Cracked Trials during COVID 19 – Clearing Our Courts – Too good to be true?
Anyone in the criminal justice system will be painfully aware of the long standing backlog of trials well before the COVID 19 pandemic took hold. I have lost count of the number of clients I have dealt with who have to wait over a year before their trials are heard. A speedy justice system it is not. This already underfunded, failing system has now been brought to its knees after recent events.
The Guardian recently reported a backlog in criminal trials of around 40,000. During the COVID 19 crisis this is said to be increasing at the rate of 1000 per month. Court buildings have closed during the pandemic, with only the most crucial of emergency cases being heard remotely and certainly no chance of trials. As we start to edge out of lockdown, selected courts are able to accommodate trials but this involves strict adherence to social distancing rules, several courtrooms being used for one trial and extensive cleaning. For these reasons it is highly unlikely that the criminal trial backlog is going to be cleared without some systematic changes.
Judge only trials, use of closed buildings such as universities for courts, lesser offences being dealt with by caution are just some of the ideas to clear the outstanding backlog. Any decent criminal lawyer will be very keen to demand that whatever changes are suggested should always ensure that justice is served.
However, these particular decisions are out of our hands. There is another trend however, appearing in the Courts which will be of great interest to our clients – the collaboration of all parties to “crack” trials. To put it simply this is where a case is either dropped, or the defendant pleads guilty, sometimes to a lesser offence. Essentially it means where there will no longer be a trial. Judges have been slightly more vocal in open court where is very strong or weak evidence, and will boldly suggest the offending party should consider their case / advice carefully. Some Judges are bold enough to offer unsolicited indications of the type of sentence which might be available on a guilty plea. It means the Judges might be willing to offer lower sentences than normal.
Great news for defendants, you may think, but I would urge all parties to exercise great caution, in particular defendants and defence teams.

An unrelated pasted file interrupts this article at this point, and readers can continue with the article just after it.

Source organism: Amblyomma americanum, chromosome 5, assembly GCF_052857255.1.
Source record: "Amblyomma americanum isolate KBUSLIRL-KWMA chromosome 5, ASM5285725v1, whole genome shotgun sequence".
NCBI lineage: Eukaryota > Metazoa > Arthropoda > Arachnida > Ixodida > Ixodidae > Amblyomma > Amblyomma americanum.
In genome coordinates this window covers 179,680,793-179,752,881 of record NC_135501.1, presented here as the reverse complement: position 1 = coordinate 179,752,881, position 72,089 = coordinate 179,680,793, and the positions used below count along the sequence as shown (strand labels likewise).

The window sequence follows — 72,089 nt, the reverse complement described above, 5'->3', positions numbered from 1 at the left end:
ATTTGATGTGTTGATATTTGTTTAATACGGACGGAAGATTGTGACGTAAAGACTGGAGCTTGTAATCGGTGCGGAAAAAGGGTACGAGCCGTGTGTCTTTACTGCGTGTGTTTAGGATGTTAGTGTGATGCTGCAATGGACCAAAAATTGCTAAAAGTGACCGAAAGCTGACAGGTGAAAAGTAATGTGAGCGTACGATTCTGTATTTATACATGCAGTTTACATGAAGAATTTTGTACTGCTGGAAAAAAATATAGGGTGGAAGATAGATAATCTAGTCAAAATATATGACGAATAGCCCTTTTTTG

Usually, where defendants “come clean” and change their plea, this would provoke their solicitors or barristers to ask them to sign an endorsement confirming their change of instructions and that they changed their mind of their own free will. This would ensure that Counsel and solicitors, and most importantly defendants are protected and the change of instructions is carefully documented.
Currently there are no facilities for signing such documents contemporaneously. Both conferences in prison and pre-court are taking place remotely, using various methods such as Skype or Microsoft Teams, with no opportunity to have instructions signed before pleas are taken, or re-taken in Court. This leaves us all in a tricky position.
There is no doubt that COVID 19 has placed people in fear. Perhaps none so much as those locked in cells with new inmates from outside arriving every day. It is possible that some defendants are – genuinely – pleading guilty in the hope that they will get a sentence allowing them to be released earlier so that they can get home and stay safe, or at least safer, than in prison. The concern is obvious, that there will be those pleading guilty to offences they did not commit.
It is also a long term concern. Defendants being released with favourable sentences will find it difficult to go along to the Court of Appeal later, arguing that they only pleaded guilty because they were in fear of losing their lives by staying in prison.
So my suggestion is simple – make sure you are pleading guilty for the right reasons, i.e. that you actually committed the offence, rather than that you can see a fast track to release. The conviction will stay on your record and may affect future sentences. Ensure that your instructions are clear with your legal team. They are likely to make detailed and contemporaneous notes of your instructions, advice, decisions made and consequences which flowed. You are likely to be asked to sign written endorsements by post. You must ensure that any plea you enter is for the right reasons, and won’t result in a “second spike” for you later down the line.